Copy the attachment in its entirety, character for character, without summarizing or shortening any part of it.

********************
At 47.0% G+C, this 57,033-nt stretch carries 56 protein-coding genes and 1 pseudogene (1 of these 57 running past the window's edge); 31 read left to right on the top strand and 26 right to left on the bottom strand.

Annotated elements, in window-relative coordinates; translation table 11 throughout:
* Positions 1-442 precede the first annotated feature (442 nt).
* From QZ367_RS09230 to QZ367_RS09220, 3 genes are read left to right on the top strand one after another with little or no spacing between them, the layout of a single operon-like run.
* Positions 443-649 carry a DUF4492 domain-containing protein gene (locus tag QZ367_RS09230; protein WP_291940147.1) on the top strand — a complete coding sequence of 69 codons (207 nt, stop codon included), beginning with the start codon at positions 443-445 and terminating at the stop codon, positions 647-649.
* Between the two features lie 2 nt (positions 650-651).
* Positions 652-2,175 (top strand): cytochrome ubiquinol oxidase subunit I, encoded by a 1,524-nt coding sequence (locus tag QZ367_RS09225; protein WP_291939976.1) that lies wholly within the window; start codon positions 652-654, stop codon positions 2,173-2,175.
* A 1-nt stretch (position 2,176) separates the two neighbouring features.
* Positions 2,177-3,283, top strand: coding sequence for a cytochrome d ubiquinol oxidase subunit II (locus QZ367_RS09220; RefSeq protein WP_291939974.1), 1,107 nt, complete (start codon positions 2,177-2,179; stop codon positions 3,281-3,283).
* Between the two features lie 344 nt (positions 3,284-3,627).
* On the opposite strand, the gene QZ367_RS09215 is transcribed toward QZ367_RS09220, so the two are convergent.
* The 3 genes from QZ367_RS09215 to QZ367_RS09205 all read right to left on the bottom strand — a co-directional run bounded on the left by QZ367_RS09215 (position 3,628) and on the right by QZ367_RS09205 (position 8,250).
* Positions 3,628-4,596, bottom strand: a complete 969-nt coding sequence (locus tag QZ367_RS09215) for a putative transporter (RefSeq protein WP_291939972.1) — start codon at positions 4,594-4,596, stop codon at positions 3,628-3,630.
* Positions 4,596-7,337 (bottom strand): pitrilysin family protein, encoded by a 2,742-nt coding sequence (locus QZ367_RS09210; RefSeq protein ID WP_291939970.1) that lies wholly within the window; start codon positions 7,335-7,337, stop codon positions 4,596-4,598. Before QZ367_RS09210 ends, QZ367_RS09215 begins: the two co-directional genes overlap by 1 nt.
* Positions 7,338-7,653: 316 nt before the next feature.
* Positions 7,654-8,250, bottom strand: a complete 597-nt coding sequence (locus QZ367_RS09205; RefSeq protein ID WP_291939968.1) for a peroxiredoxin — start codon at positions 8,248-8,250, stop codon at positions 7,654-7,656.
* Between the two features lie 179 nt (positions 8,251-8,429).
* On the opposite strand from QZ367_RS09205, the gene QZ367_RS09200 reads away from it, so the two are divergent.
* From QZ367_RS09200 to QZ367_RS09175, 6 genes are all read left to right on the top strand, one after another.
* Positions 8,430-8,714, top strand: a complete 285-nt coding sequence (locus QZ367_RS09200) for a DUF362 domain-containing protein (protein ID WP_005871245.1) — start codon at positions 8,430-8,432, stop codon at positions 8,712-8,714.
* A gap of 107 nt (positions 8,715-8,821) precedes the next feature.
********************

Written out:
At 47.0% G+C, this 57,033-nt stretch carries 56 protein-coding genes and 1 pseudogene (1 of these 57 running past the window's edge); 31 read left to right on the top strand and 26 right to left on the bottom strand.

Annotated elements, in window-relative coordinates; translation table 11 throughout:
* Positions 1-442 precede the first annotated feature (442 nt).
* From QZ367_RS09230 to QZ367_RS09220, 3 genes are read left to right on the top strand one after another with little or no spacing between them, the layout of a single operon-like run.
* Positions 443-649 carry a DUF4492 domain-containing protein gene (locus tag QZ367_RS09230; protein WP_291940147.1) on the top strand — a complete coding sequence of 69 codons (207 nt, stop codon included), beginning with the start codon at positions 443-445 and terminating at the stop codon, positions 647-649.
* Between the two features lie 2 nt (positions 650-651).
* Positions 652-2,175 (top strand): cytochrome ubiquinol oxidase subunit I, encoded by a 1,524-nt coding sequence (locus tag QZ367_RS09225; protein WP_291939976.1) that lies wholly within the window; start codon positions 652-654, stop codon positions 2,173-2,175.
* A 1-nt stretch (position 2,176) separates the two neighbouring features.
* Positions 2,177-3,283, top strand: coding sequence for a cytochrome d ubiquinol oxidase subunit II (locus QZ367_RS09220; RefSeq protein WP_291939974.1), 1,107 nt, complete (start codon positions 2,177-2,179; stop codon positions 3,281-3,283).
* Between the two features lie 344 nt (positions 3,284-3,627).
* On the opposite strand, the gene QZ367_RS09215 is transcribed toward QZ367_RS09220, so the two are convergent.
* The 3 genes from QZ367_RS09215 to QZ367_RS09205 all read right to left on the bottom strand — a co-directional run bounded on the left by QZ367_RS09215 (position 3,628) and on the right by QZ367_RS09205 (position 8,250).
* Positions 3,628-4,596, bottom strand: a complete 969-nt coding sequence (locus tag QZ367_RS09215) for a putative transporter (RefSeq protein WP_291939972.1) — start codon at positions 4,594-4,596, stop codon at positions 3,628-3,630.
* Positions 4,596-7,337 (bottom strand): pitrilysin family protein, encoded by a 2,742-nt coding sequence (locus QZ367_RS09210; RefSeq protein ID WP_291939970.1) that lies wholly within the window; start codon positions 7,335-7,337, stop codon positions 4,596-4,598. Before QZ367_RS09210 ends, QZ367_RS09215 begins: the two co-directional genes overlap by 1 nt.
* Positions 7,338-7,653: 316 nt before the next feature.
* Positions 7,654-8,250, bottom strand: a complete 597-nt coding sequence (locus QZ367_RS09205; RefSeq protein ID WP_291939968.1) for a peroxiredoxin — start codon at positions 8,248-8,250, stop codon at positions 7,654-7,656.
* Between the two features lie 179 nt (positions 8,251-8,429).
* On the opposite strand from QZ367_RS09205, the gene QZ367_RS09200 reads away from it, so the two are divergent.
* From QZ367_RS09200 to QZ367_RS09175, 6 genes are all read left to right on the top strand, one after another.
* Positions 8,430-8,714, top strand: a complete 285-nt coding sequence (locus QZ367_RS09200) for a DUF362 domain-containing protein (protein ID WP_005871245.1) — start codon at positions 8,430-8,432, stop codon at positions 8,712-8,714.
* A gap of 107 nt (positions 8,715-8,821) precedes the next feature.